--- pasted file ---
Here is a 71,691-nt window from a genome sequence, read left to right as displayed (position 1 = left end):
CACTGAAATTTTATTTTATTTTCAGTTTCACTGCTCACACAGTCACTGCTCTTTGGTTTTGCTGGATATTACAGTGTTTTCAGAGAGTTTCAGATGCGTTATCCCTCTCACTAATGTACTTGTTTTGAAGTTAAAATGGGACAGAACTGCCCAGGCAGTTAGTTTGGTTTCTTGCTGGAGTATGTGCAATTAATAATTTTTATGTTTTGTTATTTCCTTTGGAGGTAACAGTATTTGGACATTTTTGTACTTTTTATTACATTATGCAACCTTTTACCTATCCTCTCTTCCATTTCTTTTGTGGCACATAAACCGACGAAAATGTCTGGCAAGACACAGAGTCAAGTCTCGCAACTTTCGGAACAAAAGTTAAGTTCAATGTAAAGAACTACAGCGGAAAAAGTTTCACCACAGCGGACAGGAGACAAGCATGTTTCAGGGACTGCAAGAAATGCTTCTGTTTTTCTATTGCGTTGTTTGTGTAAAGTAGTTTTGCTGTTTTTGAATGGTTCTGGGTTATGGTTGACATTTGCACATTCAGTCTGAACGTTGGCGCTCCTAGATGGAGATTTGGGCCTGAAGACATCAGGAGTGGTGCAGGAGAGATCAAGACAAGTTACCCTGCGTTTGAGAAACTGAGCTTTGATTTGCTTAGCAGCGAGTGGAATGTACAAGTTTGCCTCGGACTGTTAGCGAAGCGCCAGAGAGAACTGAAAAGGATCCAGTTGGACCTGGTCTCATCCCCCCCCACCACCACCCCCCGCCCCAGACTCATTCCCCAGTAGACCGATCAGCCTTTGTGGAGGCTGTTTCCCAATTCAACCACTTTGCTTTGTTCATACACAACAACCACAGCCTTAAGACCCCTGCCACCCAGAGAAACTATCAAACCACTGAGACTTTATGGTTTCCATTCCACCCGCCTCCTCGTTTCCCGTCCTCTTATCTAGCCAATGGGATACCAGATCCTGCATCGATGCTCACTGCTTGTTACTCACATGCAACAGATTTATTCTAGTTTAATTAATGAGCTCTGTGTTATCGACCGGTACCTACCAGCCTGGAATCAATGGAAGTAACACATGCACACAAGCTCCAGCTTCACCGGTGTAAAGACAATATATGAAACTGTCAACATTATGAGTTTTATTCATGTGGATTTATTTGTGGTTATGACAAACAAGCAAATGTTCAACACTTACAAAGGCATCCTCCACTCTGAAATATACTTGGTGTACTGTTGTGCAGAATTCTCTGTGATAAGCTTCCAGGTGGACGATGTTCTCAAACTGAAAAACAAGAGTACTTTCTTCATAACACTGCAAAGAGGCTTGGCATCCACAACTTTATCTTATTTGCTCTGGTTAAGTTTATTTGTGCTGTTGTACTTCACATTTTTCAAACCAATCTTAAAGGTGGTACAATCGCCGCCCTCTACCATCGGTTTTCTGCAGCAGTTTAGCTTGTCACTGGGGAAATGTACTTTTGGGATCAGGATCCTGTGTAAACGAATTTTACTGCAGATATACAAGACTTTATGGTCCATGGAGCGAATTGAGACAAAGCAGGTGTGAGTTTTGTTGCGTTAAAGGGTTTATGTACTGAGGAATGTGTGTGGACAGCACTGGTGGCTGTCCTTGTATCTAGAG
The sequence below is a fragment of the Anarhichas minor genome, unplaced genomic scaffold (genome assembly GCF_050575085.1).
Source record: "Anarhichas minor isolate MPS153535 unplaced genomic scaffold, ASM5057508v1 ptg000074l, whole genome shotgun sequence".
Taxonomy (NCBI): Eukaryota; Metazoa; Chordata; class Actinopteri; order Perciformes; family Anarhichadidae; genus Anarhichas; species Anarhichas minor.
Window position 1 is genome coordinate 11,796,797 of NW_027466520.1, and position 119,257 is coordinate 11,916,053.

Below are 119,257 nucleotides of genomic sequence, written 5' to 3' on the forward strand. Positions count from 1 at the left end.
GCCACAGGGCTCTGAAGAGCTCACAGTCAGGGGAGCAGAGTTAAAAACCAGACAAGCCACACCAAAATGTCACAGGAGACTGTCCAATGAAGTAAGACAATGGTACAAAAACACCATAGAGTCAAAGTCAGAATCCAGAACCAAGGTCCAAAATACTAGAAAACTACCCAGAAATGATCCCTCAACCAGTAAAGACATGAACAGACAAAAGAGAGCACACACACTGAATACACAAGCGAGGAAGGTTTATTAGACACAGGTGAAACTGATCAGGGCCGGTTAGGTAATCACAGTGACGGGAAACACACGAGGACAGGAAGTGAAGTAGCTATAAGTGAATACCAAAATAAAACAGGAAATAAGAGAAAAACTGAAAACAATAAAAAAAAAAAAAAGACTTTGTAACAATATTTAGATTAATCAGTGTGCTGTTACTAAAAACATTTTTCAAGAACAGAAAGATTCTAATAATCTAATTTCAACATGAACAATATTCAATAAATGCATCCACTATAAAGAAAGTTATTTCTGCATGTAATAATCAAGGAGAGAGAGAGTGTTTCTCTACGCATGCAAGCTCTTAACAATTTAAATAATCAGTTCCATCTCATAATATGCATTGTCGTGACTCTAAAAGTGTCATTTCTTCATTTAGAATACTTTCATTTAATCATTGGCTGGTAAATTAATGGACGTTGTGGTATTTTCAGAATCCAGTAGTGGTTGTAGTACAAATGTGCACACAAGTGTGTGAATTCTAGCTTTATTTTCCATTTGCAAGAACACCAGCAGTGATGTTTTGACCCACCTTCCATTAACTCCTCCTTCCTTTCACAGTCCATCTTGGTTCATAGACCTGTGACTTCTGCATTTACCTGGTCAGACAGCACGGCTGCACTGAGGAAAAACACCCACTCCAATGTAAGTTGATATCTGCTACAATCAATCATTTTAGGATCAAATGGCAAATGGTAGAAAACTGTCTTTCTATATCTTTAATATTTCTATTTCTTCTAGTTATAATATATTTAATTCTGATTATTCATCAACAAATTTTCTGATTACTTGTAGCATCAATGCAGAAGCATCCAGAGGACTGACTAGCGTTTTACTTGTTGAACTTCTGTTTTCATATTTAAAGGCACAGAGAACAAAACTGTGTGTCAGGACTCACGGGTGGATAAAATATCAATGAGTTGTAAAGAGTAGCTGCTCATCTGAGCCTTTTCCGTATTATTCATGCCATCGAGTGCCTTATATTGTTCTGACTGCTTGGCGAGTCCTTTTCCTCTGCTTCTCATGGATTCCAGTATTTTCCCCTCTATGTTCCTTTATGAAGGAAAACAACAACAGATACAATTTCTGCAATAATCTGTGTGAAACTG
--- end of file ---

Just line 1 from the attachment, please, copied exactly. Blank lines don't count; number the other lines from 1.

Here is a 71,691-nt window from a genome sequence, read left to right as displayed (position 1 = left end):